Judge finds no documentation to support Global News reporting on Han Dong allegations

  • Canadian Press

Provincial Liberal candidate Han Dong celebrates with supporters while taking part in a rally in Toronto on Thursday, May 22, 2014. THE CANADIAN PRESS/Nathan Denette

OTTAWA -- An Ontario Superior Court judge has found no documented evidence to support allegations made against former Liberal MP Han Dong in a series of Global News stories last year.

The judge made the comments as he rejected an application from Corus Entertainment to throw out Dong's lawsuit against the news agency, saying it is in the public interest to hear the case.

"The matter of Mr. Dong's communications with the Chinese are worthy of the freedom of expression of an open court system," Justice Paul Perell said in his judgment Wednesday.

The Global report early last year cited unidentified sources and suggested Dong privately advised a senior Chinese diplomat to hold off on freeing Michael Spavor and Michael Kovrig, Canadians who were being held in arbitrary detention in China.

As a consequence of the story, Dong's reputation and life in politics were destroyed, Perell said in his judgment.

Dong left the Liberal caucus in March 2023 to become an Independent, saying he sought to clear his name after those and other allegations related to foreign interference emerged.

He has denied the allegations against him, and filed a lawsuit against Global, its parent company Corus and several journalists just weeks after the story ran.

"While we are disappointed in the decision, we are encouraged by the recognition of foreign government interference as a matter of public interest in Justice Perell's ruling," Corus said in a statement Thursday.

"As the matter remains before the courts, we will not comment further at this time."

Wednesday's ruling spelled out concerns about the lack of documentation to support the investigation behind the news report.

"The defendants have no tangible and no documentary corroboration of the information derived from the confidential sources about the conversation between Dong and the Chinese Consul General," the ruling said.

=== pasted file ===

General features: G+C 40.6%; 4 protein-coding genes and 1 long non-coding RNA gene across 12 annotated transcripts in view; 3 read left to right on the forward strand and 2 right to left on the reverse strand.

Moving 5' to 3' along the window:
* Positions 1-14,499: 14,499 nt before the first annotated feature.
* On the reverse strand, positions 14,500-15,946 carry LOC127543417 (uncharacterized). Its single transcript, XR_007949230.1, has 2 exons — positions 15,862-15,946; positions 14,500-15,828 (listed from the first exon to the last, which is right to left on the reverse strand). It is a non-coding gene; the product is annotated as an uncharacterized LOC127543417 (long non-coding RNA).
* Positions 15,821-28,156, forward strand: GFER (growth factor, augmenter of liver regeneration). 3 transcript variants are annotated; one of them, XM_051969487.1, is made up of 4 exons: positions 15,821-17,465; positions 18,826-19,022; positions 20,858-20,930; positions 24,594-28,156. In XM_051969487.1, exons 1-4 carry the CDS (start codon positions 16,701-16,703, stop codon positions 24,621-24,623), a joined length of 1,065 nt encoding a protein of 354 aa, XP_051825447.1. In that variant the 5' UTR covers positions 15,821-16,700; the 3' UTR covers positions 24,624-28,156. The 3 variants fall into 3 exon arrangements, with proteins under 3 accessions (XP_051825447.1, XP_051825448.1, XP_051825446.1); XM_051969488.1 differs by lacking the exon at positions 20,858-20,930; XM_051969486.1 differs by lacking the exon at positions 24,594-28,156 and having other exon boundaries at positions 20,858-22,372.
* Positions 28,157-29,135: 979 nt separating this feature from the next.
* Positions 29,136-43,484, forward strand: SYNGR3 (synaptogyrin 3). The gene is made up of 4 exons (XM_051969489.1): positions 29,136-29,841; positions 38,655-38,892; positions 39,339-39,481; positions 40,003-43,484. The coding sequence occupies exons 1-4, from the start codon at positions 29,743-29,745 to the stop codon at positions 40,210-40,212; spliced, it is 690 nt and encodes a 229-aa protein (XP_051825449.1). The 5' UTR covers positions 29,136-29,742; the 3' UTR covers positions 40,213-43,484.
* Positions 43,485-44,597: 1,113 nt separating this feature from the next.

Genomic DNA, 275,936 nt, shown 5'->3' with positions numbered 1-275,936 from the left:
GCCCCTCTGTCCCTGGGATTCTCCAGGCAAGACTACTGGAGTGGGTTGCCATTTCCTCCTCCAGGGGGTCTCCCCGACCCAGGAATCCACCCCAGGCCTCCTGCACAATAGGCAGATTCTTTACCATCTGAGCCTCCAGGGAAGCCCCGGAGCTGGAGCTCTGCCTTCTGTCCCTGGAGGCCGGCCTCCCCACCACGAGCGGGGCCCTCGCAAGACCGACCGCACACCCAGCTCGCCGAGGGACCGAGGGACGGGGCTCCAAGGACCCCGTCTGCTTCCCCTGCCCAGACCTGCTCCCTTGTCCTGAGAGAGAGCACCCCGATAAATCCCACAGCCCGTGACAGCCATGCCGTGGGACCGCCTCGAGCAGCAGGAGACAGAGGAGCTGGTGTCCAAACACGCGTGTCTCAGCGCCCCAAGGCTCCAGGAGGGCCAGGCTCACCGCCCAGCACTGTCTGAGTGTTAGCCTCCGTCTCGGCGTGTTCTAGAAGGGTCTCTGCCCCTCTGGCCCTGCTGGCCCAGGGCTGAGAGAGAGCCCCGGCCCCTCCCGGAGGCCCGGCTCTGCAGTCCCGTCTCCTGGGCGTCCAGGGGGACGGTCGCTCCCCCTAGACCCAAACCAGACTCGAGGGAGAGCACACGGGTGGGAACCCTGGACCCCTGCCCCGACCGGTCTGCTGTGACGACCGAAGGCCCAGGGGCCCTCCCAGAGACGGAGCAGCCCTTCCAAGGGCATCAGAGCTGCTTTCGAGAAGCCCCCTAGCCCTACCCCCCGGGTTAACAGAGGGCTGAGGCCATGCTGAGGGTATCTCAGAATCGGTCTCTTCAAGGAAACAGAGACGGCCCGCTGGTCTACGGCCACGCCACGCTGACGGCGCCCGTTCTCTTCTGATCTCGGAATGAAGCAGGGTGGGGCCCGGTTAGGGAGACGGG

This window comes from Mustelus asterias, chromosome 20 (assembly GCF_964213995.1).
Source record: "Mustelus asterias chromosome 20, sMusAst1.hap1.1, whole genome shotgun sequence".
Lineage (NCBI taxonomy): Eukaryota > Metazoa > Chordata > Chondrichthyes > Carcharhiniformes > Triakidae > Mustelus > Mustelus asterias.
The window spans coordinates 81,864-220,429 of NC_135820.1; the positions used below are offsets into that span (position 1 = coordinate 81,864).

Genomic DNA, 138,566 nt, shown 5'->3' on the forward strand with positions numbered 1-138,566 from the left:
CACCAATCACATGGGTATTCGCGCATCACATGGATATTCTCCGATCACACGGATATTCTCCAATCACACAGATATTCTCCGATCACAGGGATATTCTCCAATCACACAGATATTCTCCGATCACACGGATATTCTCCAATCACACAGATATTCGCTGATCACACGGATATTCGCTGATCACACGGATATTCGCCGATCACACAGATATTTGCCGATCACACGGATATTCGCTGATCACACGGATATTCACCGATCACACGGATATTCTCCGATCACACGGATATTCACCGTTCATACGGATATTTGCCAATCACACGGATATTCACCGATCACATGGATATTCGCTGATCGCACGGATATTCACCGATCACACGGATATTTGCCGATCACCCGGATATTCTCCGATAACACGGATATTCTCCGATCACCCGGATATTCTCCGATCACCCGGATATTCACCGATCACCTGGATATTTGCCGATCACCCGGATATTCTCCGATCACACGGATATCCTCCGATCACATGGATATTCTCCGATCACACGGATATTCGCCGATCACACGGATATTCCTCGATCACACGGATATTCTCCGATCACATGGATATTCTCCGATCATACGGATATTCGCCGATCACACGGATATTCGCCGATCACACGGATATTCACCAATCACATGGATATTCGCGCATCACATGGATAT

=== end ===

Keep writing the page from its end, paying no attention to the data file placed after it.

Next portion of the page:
Perell found the reporter who wrote the story did not see a transcript of the conversation between Dong and the diplomat and did not keep all of the notes that were used as part of the reporting process.

The ruling said the notes the reporter did keep, based on conversations with sources, do not contain any reference to Dong advising a Chinese diplomat to "delay" or "hold off" on releasing the Two Michaels.

The sources got their information through "some indeterminate degree of hearsay," the judge added.

He ordered Corus to reimburse Dong for his legal fees, arguing that Corus's application to throw out the lawsuit resembled an abuse of court processes.

In a statement Thursday, Dong said Global should apologize and retract the reporting.

"Until they do, I will fight to clear my name in the courts," he said.

Global's story was part of a wave of reports on foreign interference that grew into a major political controversy. In response, the government appointed former governor general David Johnston as a special rapporteur to investigate allegations of foreign interference.

The judge noted that Johnston concluded Global's reporting on the issue was "false."

A subsequent, ongoing federal inquiry into foreign interference in Canada's elections also heard evidence about the call between Dong and the Chinese diplomat, but the commission hasn't released any findings or conclusions about what took place.

This report by The Canadian Press was first published June 20, 2024.